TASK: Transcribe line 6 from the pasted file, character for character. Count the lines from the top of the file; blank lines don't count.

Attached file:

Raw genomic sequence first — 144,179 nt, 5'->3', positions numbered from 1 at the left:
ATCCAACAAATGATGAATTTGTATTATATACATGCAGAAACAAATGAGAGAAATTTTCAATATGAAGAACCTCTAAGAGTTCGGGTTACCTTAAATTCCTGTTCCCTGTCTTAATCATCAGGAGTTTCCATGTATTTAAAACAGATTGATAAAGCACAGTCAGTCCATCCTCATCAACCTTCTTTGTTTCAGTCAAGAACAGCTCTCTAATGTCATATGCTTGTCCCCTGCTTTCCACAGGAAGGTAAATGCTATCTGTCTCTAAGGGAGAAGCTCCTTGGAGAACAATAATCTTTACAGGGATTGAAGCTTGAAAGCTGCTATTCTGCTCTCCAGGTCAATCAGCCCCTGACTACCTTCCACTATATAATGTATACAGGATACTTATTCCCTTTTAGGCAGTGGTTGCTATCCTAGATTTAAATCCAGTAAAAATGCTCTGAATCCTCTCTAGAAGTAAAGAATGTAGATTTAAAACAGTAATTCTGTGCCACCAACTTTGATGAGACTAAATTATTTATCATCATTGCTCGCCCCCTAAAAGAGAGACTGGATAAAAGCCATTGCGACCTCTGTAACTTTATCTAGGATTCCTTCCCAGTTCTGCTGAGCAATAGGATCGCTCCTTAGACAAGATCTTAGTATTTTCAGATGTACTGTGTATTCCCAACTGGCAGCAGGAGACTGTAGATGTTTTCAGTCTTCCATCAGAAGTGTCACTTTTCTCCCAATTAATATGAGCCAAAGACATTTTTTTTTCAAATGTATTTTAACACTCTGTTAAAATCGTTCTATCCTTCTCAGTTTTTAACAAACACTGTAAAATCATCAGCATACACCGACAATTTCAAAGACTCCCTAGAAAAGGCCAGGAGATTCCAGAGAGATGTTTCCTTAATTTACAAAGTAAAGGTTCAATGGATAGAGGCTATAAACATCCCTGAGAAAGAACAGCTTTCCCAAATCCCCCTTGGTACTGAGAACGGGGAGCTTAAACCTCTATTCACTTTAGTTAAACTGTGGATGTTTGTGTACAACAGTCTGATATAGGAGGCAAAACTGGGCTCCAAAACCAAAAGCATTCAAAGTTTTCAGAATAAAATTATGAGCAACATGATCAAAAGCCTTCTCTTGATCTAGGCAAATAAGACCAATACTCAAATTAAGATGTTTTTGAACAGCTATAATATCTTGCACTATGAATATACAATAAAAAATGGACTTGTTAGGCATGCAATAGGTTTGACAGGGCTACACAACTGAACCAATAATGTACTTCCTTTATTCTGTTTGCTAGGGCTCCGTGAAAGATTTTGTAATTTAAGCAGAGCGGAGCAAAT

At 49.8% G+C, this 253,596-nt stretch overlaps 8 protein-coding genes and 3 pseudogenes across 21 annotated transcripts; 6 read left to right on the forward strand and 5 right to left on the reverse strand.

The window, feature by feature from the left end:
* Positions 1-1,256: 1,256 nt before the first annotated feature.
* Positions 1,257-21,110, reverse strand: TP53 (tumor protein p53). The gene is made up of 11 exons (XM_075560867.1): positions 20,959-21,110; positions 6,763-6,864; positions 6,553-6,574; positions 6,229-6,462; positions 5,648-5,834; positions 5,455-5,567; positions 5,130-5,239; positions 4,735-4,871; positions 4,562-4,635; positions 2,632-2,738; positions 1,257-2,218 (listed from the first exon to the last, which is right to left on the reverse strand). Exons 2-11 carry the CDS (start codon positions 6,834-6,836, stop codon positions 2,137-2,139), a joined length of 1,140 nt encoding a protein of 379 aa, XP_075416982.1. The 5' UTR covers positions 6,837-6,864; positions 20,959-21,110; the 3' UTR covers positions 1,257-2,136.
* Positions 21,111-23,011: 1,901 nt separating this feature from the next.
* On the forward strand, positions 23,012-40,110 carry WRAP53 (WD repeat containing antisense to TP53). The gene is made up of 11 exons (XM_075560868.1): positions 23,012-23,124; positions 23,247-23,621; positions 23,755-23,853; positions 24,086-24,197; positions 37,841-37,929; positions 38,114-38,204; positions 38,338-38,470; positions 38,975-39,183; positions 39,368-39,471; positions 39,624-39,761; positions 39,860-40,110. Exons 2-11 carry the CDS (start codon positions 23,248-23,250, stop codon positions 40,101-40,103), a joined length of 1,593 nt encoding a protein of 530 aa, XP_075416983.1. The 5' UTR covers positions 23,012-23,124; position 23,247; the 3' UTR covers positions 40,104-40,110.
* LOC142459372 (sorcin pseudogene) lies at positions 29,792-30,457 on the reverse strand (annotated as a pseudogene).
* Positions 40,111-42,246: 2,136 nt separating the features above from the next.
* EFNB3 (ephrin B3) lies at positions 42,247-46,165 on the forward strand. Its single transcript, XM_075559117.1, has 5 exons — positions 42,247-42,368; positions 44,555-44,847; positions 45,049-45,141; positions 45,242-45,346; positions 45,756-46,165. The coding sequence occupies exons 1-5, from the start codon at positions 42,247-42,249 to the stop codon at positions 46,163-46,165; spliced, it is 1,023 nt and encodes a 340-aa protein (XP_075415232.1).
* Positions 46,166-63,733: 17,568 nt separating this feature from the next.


* Positions 1,257-21,110, reverse strand: TP53 (tumor protein p53). The gene is made up of 11 exons (XM_075560867.1): positions 20,959-21,110; positions 6,763-6,864; positions 6,553-6,574; positions 6,229-6,462; positions 5,648-5,834; positions 5,455-5,567; positions 5,130-5,239; positions 4,735-4,871; positions 4,562-4,635; positions 2,632-2,738; positions 1,257-2,218 (listed from the first exon to the last, which is right to left on the reverse strand). Exons 2-11 carry the CDS (start codon positions 6,834-6,836, stop codon positions 2,137-2,139), a joined length of 1,140 nt encoding a protein of 379 aa, XP_075416982.1. The 5' UTR covers positions 6,837-6,864; positions 20,959-21,110; the 3' UTR covers positions 1,257-2,136.